Tamara (Homes Down Under)

Recommendation please?

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    I would really like to hear about any recommendations that anyone may have regarding tracing family members / family trees in the UK.

     

    We have an almost impossible surname and there's a really important reason for wanting to trace living relatives.

     

    Has anyone registered and used websites like ancestry.com and does anyone recommend any site above another?

     

    You could call this a 'genetic quest' and it could save lots of medical tests and years of uncertainty.

     

    I know that forum rules don't allow recommendations but I don't want to register with a number of companies just to discover that they are rubbish!

     

    Thanks.

     

    Tamara

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    Hi Tamara,

     

    Forum rules do allow recommendations like this. If someone like yourself posts a new thread asking other people if they can recommened a service or website etc to them, that is fine and people are more than welcome to reply.

     

    What is no longer allowed is people starting new threads to solely recommemend or plug a service or a person directly. The forum was clogged up with masses of these from over the years and often they were out of date threads with no replies, simply a plug for their friends mobile hairdressing or brother who is a plumber and contact details etc were out of date or the person posting the thread no longer visits the forum to update people on things.

     

    It was felt better to make it that when people wanted to ask for an electrician or motor mechanic recommendation they just posted and asked in a new thread and people would then reply with their current suggestions/recommendations rather than people having to trawl through masses of possibles in old threads, many of which were out of date.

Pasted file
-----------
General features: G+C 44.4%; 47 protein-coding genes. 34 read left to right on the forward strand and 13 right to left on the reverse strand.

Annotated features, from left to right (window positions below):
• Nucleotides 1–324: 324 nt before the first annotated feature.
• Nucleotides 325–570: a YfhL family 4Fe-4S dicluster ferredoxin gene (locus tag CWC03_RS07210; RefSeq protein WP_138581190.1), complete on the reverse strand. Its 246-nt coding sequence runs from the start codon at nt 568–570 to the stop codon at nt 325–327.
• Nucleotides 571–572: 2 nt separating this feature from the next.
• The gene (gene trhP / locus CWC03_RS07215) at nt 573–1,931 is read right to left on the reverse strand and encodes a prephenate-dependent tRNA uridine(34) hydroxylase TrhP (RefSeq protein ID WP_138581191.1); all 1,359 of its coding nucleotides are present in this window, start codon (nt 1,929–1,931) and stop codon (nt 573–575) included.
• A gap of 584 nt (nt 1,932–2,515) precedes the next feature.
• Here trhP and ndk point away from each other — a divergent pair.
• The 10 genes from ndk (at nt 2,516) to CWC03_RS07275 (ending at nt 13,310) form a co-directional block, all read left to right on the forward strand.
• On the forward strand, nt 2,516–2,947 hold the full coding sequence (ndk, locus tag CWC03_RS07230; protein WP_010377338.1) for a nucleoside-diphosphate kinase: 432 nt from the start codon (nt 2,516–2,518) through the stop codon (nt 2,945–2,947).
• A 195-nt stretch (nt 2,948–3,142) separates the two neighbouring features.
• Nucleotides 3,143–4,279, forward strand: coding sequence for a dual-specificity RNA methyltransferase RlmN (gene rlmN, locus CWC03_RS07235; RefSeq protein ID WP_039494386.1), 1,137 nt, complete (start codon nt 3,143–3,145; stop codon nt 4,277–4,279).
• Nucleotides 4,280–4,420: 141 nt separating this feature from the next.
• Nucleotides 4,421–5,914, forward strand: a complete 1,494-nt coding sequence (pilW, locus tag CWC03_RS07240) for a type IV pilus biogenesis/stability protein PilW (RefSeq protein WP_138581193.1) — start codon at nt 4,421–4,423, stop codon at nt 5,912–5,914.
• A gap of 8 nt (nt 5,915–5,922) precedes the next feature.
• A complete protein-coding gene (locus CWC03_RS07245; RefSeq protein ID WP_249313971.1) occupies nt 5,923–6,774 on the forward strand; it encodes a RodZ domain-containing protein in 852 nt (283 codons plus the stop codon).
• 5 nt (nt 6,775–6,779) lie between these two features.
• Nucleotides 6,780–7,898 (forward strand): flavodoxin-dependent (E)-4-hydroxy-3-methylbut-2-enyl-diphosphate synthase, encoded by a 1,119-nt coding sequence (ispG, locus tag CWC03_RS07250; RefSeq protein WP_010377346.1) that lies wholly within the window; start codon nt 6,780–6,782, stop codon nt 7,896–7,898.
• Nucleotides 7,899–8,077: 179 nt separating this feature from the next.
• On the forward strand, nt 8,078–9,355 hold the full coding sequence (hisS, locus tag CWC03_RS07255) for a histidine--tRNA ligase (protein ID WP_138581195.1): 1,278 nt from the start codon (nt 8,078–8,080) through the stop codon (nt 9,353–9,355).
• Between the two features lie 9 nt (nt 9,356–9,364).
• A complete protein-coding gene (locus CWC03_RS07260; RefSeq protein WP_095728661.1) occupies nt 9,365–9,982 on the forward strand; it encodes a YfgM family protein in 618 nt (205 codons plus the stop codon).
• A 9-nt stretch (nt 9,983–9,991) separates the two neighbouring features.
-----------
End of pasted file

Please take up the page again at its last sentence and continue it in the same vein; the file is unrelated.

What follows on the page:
In reply to the question, I think my mother uses the website you mention. Also the Who Do You Think You Are book may be a worthwhile read? http://www.amazon.co.uk/Who-You-Think-Are-Genealogy/dp/1849908249 I would think its in a library here somewhere.

     

    Is this any use? Its a simple starter but might have something of interest

     

    http://www.bbc.co.uk/history/familyhistory/get_started/

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    I was a member of Ancestry.co.uk for a while - it's as totally absorbing (read very time consuming) hobby so I had to let the membership lapse and concentrate on other things, but it was very good.

     

    It depends how far back you know - censusses that are more than 100 years old are available online and were done very ten years or so, and that site also enables you to look at other people's trees, and contact them if you feel your research crosses over - I had emails and contacts from several people through the site.

     

    Some local libraries also run family history courses here, I know TTG library does, so that might be a good place to start as they would have corporate memberships to lots of sites and also it's always good to have a real person to ask if you get stuck. You can access newspapers and birth, death, marriage announcements online too - we found that my Mum's grandfather had actually died in NSW after abandoning his three kids to be brought up in a childrens home in Gateshead, and I also get some great info in response to a query to a Salvation Army hospital that specialised in helping unmarried mothers, and kept records of something called the Girl's Statement, which had details on the fathers of the babies etc, which may not have been shown on birth certificates.

     

    It's a year or two since I did any extra research but if I can help with any queries, let me know.

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    Tamara, I would suggest local professional researchers. I needed to do something similar back home in Ireland. They were able to do the donkey work, physically going into the libraries, land registry offices, search church/hospital and census records etc. They did not charge an arm and a leg and they did far more than the commercial websites did. Now some researchers charge more than others, but its just another option to consider.

     

    Bob

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    I was a member of Ancestry too, it's fascinating and I really need to sort out my subscription. Like Diane it's been a year or two since I've done any proper research but I've managed to get back as far as the 1800's - well worth a look :)

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    Guest Claire-n-tel

    Diane if it is for medical reasons I would be looking at either a private researcher or someone like the salvos, ancestory.com is great if you are researching for interest but bear in mind if someone on you family tree somewhere has entered wrong information and you connect with that person that wrong info will then be transferred to you....